Incision refers to the conscious harm to one’s own body that is not intended to commit suicide. The incision is used to relieve intolerable feelings or numbness. Slicing is rarely a suicide attempt, but it increases the risk of suicide as much as a previous suicide attempt. The risk of suicide is highest in those young people who, in addition to incision, have a high use of drugs and lack the support of friends.

A young person who repeatedly harms himself or herself should always be referred to professional help in order to find out what he or she is aiming for when cutting himself or herself. The goal of the treatment is to help the young person both reduce the incision and treat the root causes of the incision.


Some people say slicing is the only problem in their lives. They are very successful on the outside and experience no problem in their lives other than slicing. In addition to them, there are a large number of slicers who have difficulty in regulating emotions. These difficulties can be seen, for example, as problems in human relationships.

Those who intentionally harm themselves may have multiple periods of psychiatric treatment and may have been diagnosed with a variety of psychiatric diagnoses, such as personality disorder, depression, anxiety, substance abuse problem, eating disorders, or obsessive-compulsive disorder.


Young people who have experienced physical or sexual abuse are more likely to behave self-destructively than their peers. Self-harming behavior can be the result of the violence that a person has experienced or witnessed. Seeing the mother’s assault is as traumatic for the child as the assault on the child.

More common than abuse, however, is that childhood neglect has exposed the slit. This means that the child has had to grow up without adequate adult presence and protection. As a result, she has not learned the adequate emotional control skills that a caregiver usually teaches a young child when she experiences awkward emotions.

Prolonged school bullying can also be traumatic for a growing child and adolescent. A young person builds their own identity with the help of their peers. If he is left alone and falls outside the group, he will at the same time be deprived of one of the key building materials for me. At that time, the development of adolescence may slow down or stop. The young man turns inward and turns his anger and frustration at himself. As a result, the young person becomes depressed and behaves suicidal.

A combination in which a child is closed in nature and grows up in a family where negative emotions are not talked about and emotions that are perceived as awkward is “swept under the rug” can also be prone to suicidal behavior. At that time, the child does not learn to recognize, accept, and express his or her feelings. He becomes estranged from his feelings and begins to fear and be ashamed of them. He learns to hide them and keep them inside.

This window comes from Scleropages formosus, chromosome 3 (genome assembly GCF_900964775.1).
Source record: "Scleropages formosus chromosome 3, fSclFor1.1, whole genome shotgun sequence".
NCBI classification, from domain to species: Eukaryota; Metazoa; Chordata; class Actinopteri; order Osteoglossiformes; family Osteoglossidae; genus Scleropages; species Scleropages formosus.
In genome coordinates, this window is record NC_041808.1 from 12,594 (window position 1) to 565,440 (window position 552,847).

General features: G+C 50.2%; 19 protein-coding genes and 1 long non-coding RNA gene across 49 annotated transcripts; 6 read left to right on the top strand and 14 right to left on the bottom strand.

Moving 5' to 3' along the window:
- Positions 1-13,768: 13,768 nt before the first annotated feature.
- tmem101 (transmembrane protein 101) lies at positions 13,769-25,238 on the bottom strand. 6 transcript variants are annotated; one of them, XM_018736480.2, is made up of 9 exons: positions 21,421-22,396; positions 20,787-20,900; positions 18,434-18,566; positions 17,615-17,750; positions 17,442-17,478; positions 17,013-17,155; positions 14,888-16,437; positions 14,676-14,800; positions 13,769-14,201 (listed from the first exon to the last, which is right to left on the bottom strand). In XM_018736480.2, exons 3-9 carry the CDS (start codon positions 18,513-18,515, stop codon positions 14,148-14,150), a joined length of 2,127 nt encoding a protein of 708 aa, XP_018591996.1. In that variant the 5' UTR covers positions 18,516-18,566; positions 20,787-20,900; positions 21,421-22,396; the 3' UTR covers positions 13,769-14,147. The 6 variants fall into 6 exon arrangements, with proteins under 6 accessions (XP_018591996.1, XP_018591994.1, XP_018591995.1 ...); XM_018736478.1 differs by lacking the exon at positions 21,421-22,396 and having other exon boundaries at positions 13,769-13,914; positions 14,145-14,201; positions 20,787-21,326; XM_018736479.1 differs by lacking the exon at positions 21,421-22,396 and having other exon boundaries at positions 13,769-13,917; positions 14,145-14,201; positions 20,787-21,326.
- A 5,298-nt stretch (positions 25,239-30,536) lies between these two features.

In addition, there are slicing young people who come “just from ordinary homes” without a difficult life history or major losses.


Social isolation or isolation causes neurobiological changes in the brain. Changes are reflected in the level of behavior so that self-harming behavior and thoughts of death increase. Aggressive behavior increases in individuals isolated from the rest of the herd. Similarly, suicidal behavior and suicidal ideation increase as a person withdraws from social contact.

People with depression and self-destructive behavior tend to isolate themselves from social contacts. The reasons for this are accentuated feelings of shame and the inability to get things done at all. Activation of behavior as well as increasing social contacts and improving their quality are key themes in the treatment of depression and incision.


Cutting, binge eating, and intoxicants can be used as a means of coping with internal pain, distress, and an intolerable state of being. They can help ease tension and get rid of torturous feelings and thoughts.

Pain releases endorphins in the body. Endorphins are hormones and neurotransmitters produced by the body that reduce feelings of pain and increase feelings of well-being. Cutting also helps to clear the mind of intolerable thoughts, at least momentarily. In addition, treatment of post-incision wounds may be the individual’s only way to receive care and attention.


Every person who behaves self-destructively is different. The backgrounds and life stories of the slashers are unique. In the same way, the environment is different for everyone, including children raised within the same family. Likewise, the patterns of behavior that people learn are individual and unique.


Central to the cognitive approach is helping the individual identify the impact of situations and events leading to incision on their own thoughts and feelings and their connection to incision impulses.

Treatment seeks more effective ways to manage anxiety and learns to identify your feelings more accurately, to be more open and accepting of your feelings and thoughts, to express your needs and to be strong in your relationships, and to build a more balanced relationship with your body.

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